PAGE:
Three locally-trained pianists are headed to the Ontario Music Association finals next month. Madeline Weber, 16, of St. Jacobs, Alanna Martin, 19, of West Montrose, and Cindy Chen, 14, of Waterloo are all headed to the provincial finals to be held in Peterborough from June 6-12, and all are students at the St. Jacobs Conservatory of Music.
“This was a really wonderful surprise,” said Constance Madelina, the director of the conservatory.
“You think your students are doing well, but it’s nice when there’s a universality of opinion.”
All three students qualified based on their outstanding performances at the Kiwanis festivals throughout southern Ontario this year. Weber was the grand-prize winner in Elmira last month and also performed in Kitchener, Martin performed in Stratford and Kitchener, and Chen performed in Kitchener.
This is the first time that the director has had any of her pupils go this far in the competition after years of teaching in Toronto, where her students typically went on to study at McGill or the University of Toronto.
“I really didn’t use the festivals,” she said. “But here everyone does it, so this is the third year that I’ve put students into the festival, but it’s the first year I’ve had anybody who would qualify (for provincials).”
The musicians say they aren’t nervous now, but likely will be when the event draws nearer. Madelina said the rulebook is 16 pages in length and includes a list of prohibited clothes, such as jeans or running shoes, a strict age requirement (all performers must be 14 or older), and there are also regulations on drug use – a component that makes the director laugh.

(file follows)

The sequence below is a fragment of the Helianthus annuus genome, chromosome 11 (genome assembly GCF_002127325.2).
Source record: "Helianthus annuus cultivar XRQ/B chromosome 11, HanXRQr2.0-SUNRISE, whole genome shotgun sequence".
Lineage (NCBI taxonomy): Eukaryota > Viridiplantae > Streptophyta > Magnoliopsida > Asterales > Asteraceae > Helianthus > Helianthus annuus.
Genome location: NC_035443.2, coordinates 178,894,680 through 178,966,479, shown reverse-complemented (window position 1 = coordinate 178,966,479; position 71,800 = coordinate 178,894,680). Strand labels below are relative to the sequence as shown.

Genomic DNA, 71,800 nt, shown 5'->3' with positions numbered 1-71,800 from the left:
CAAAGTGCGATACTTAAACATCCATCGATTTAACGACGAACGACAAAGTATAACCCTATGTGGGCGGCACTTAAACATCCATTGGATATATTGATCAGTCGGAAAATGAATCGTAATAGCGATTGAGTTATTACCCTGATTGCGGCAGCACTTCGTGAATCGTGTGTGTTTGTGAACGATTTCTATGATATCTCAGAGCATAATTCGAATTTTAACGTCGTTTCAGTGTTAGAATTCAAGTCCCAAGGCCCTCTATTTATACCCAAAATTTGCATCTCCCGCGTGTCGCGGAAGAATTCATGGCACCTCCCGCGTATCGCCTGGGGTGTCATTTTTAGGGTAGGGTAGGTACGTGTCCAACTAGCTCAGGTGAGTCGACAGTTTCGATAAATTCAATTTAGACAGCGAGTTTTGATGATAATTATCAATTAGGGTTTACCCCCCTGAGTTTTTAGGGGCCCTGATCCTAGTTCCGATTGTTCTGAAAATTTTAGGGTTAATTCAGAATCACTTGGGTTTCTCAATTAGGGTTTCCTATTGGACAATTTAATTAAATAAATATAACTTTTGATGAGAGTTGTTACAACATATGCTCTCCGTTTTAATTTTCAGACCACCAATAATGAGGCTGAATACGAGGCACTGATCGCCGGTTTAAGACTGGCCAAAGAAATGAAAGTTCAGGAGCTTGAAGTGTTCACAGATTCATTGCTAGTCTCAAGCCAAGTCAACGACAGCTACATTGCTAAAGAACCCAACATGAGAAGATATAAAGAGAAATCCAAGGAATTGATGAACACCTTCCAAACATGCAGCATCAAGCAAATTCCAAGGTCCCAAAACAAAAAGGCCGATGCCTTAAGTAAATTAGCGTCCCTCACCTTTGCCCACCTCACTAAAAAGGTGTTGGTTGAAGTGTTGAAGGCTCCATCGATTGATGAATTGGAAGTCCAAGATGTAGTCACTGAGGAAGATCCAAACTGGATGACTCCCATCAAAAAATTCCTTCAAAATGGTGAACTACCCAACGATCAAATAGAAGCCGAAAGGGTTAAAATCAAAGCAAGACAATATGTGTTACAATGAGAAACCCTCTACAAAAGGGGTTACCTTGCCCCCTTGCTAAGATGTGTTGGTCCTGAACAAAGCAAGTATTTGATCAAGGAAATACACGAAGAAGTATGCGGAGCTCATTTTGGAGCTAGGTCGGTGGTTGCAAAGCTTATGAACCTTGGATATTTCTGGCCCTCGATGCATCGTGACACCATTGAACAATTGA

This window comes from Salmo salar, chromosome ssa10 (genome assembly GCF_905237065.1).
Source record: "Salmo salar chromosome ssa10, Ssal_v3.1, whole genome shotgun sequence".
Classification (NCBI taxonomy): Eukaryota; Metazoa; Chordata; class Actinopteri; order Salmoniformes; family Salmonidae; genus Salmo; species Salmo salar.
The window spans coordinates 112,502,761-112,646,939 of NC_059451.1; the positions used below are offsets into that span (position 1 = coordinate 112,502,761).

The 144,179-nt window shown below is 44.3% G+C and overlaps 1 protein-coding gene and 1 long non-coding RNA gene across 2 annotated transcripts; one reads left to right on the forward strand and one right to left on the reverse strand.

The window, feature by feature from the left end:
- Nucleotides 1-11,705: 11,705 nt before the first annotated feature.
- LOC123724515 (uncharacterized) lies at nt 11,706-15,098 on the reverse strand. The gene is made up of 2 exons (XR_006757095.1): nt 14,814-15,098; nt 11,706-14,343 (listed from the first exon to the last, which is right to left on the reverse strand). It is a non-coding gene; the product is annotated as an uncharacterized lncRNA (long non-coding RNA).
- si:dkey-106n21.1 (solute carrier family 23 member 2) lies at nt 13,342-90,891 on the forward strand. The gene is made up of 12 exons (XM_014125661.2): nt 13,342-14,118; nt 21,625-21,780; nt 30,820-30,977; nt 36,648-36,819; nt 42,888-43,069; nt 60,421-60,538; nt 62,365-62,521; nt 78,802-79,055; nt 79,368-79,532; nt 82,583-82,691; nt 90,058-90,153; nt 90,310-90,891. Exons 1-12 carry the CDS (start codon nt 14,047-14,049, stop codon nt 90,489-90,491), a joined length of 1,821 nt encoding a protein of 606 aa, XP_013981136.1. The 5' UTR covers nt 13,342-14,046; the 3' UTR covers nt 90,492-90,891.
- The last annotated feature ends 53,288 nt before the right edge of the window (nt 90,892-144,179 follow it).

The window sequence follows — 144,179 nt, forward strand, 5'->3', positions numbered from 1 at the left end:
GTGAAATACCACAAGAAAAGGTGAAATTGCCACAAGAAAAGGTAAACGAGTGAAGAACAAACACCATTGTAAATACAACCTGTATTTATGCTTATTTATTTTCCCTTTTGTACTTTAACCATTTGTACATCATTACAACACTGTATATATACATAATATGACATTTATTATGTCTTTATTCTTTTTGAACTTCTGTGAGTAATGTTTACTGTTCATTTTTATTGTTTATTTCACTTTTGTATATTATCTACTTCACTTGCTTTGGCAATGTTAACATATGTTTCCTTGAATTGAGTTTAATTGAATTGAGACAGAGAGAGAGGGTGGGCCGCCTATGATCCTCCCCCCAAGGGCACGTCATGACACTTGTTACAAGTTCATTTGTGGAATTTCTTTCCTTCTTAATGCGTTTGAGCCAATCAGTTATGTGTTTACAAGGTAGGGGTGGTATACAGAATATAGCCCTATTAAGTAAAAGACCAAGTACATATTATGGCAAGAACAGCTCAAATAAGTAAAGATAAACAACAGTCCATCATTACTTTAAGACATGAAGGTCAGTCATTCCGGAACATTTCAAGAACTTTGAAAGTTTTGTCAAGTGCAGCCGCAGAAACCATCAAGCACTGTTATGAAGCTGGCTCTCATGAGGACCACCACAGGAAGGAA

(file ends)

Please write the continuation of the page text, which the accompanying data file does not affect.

“I can’t imagine anybody wanting to play seriously under the influence of drugs.”
Madelina began playing at the age of three on her grandparent’s piano and graduated from the University of Toronto with a Masters in Music and Literature, winning the highest award, the WO Forsyth Memorial Scholarship. She was also awarded several Canada Council Grants to study at the Paris Conservatoire.
After teaching in Toronto she moved to St. Jacobs about three-and-a-half years ago to care for her mother, and said that “chance” became “an opportunity” when she decided to open the conservatory, and she will not allow herself to force any of her own expectations on the three students heading to the provincial finals. She simply hopes that they play their best and enjoy the opportunity.
“My mandate is to share the pleasures of music in such a way that it becomes a gift for life, so that it enriches and elevates the spirit.
“You cannot put a price on the joy it brings us in our life.”